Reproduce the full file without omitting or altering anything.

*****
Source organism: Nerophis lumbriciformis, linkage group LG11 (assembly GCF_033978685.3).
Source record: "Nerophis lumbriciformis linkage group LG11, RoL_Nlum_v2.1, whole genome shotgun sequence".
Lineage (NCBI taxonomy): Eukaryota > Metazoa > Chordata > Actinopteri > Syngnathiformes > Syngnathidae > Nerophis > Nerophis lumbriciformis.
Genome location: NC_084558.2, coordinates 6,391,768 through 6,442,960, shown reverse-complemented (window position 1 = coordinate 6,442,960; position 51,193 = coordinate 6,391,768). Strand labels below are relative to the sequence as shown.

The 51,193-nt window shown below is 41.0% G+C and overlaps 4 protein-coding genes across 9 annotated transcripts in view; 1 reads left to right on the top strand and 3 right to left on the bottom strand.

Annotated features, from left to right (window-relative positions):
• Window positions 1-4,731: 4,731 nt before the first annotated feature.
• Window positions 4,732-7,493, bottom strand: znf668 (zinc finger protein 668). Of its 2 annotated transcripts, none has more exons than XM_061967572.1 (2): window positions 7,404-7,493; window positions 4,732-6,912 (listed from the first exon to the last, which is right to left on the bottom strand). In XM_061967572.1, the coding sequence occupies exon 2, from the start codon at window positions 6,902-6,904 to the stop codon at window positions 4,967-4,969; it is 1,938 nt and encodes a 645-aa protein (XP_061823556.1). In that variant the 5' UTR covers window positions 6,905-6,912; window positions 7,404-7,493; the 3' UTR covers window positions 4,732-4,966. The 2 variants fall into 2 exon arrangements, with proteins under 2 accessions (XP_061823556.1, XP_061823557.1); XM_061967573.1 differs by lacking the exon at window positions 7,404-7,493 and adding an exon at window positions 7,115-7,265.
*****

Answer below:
Source organism: Nerophis lumbriciformis, linkage group LG11 (assembly GCF_033978685.3).
Source record: "Nerophis lumbriciformis linkage group LG11, RoL_Nlum_v2.1, whole genome shotgun sequence".
Lineage (NCBI taxonomy): Eukaryota > Metazoa > Chordata > Actinopteri > Syngnathiformes > Syngnathidae > Nerophis > Nerophis lumbriciformis.
Genome location: NC_084558.2, coordinates 6,391,768 through 6,442,960, shown reverse-complemented (window position 1 = coordinate 6,442,960; position 51,193 = coordinate 6,391,768). Strand labels below are relative to the sequence as shown.

The 51,193-nt window shown below is 41.0% G+C and overlaps 4 protein-coding genes across 9 annotated transcripts in view; 1 reads left to right on the top strand and 3 right to left on the bottom strand.

Annotated features, from left to right (window-relative positions):
• Window positions 1-4,731: 4,731 nt before the first annotated feature.
• Window positions 4,732-7,493, bottom strand: znf668 (zinc finger protein 668). Of its 2 annotated transcripts, none has more exons than XM_061967572.1 (2): window positions 7,404-7,493; window positions 4,732-6,912 (listed from the first exon to the last, which is right to left on the bottom strand). In XM_061967572.1, the coding sequence occupies exon 2, from the start codon at window positions 6,902-6,904 to the stop codon at window positions 4,967-4,969; it is 1,938 nt and encodes a 645-aa protein (XP_061823556.1). In that variant the 5' UTR covers window positions 6,905-6,912; window positions 7,404-7,493; the 3' UTR covers window positions 4,732-4,966. The 2 variants fall into 2 exon arrangements, with proteins under 2 accessions (XP_061823556.1, XP_061823557.1); XM_061967573.1 differs by lacking the exon at window positions 7,404-7,493 and adding an exon at window positions 7,115-7,265.